7 of the best places in Norfolk for a winter walk
- Credit: copyright: Archant 2014
Head outdoors and try one of these brilliant Norfolk walks this winter and get some fresh air and exercise in stunning surroundings.
While Tier 4 restrictions are in place, you can only exercise with your household, support bubble or one person from another household when you are on your own.
Exercise should be done locally where possible or you can travel a short distance to access an open space in your Tier 4 area.
1. Sheringham Park
This popular park boasts nearly 1,000 acres of woodland, parkland and farmland with coastal views.
There are four waymarked routes, with distances ranging from one to five miles, and look out for wildlife as three species of deer can be seen alongside birds and butterflies.
It is run by the National Trust and parking costs £6.50, or it is free for members, which can be pre-booked at nationaltrust.org.uk/sheringham-park.
2. Marriott's Way
This 26-mile footpath, bridleway and cycle route runs between Aylsham and Norwich and follows the routes of two disused railway lines.
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It passes wildlife-rich habitats such as the Wensum River Valley and Whitwell Common.
The entrance in Norwich is by the roundabout at Barn Road and Barker Street on the inner ring road and in Aylsham it is on Norwich Road, opposite the Bure Valley Railway Station, with many other access points along the way. Visit marriottsway.info for more information.
3. Burgh Castle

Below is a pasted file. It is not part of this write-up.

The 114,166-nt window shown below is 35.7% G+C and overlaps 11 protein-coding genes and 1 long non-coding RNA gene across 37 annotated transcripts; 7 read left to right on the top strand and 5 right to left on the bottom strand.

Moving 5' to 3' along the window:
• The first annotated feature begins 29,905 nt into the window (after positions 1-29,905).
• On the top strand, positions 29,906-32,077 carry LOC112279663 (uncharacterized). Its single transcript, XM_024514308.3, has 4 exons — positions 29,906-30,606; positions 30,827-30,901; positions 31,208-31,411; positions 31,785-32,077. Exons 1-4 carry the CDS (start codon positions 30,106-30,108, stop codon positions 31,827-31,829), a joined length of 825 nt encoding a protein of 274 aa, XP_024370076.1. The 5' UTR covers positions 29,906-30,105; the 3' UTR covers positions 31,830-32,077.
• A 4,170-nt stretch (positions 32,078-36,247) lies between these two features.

Located just a few miles from Great Yarmouth, this one-mile circular walk is fully wheelchair accessible and pushchair friendly thanks to access improvements.
Burgh Castle is one of the best-preserved Roman sites in the country, built in the late 3rd century AD, you can take a walk around the ruins of a fort.
The walk begins from the English Heritage car park in Butt Lane (NR31 9QB) and parking is free, but it is locked at 6pm.
4. Burlingham Woodland Walks
Seven miles east of Norwich, these gentle walks pass through woodland, farmland and orchards and vary in length to suit all abilities.
You can start in North Burlingham, with free parking off the A47 opposite St Andrews Church, in Acle, which links in with the Weavers’ Way, at Fairhaven Gardens and Lingwood.
It is a great walk for families with plenty of things to look out for, including sundials, a sculpture trail and an area within Drive Plantation is used to display natural form artwork by local GCSE students at Acle High School.
5. Holkham Estate
There are 3,000 acres of cycling and walking routes to explore in the park surrounding the 18th-century hall, including a nature trail around the lake, with maps at the entrance to Holkham Park and by the Visitor Reception.
Access to Holkham Beach is via Lady Anne’s Drive and it is approximately a one-mile walk down to Holkham Bay, with an endless expanse of beach and the opportunity to walk for as many miles as you choose - see routes at holkham.co.uk.
The car park at Holkham Park is open from 10am to 4pm and costs £4 per day and at Lady Anne's Drive for beach access it is open 6am to 6pm and starts at £2 for one hour.
6. Whitlingham Lake Walk
This circular walk, just south-east of Norwich, is flat and goes around the Great Broad with benches at various points to take a break and enjoy the scenery.
It can often be very muddy so make sure to wear wellies or walking boots.
It is approximately two miles long and parking starts at £1.50 for one hour - it is contactless payment only at the moment.
7. Thetford Forest
There are several routes to choose from of various lengths, including the one mile Nature Trail, a flat route which leads you easily through the woods to a wildlife spotting hide at the furthest point, and the Heritage Trail, which is 2.6 miles, where you can explore the hidden history of the forest.
Parking at High Lodge starts at £2 for up to one hour and it is contactless payment only or you can book in advance at forestryengland.uk/high-lodge.
-Make sure to follow social distancing guidelines when walking and give other groups plenty of space.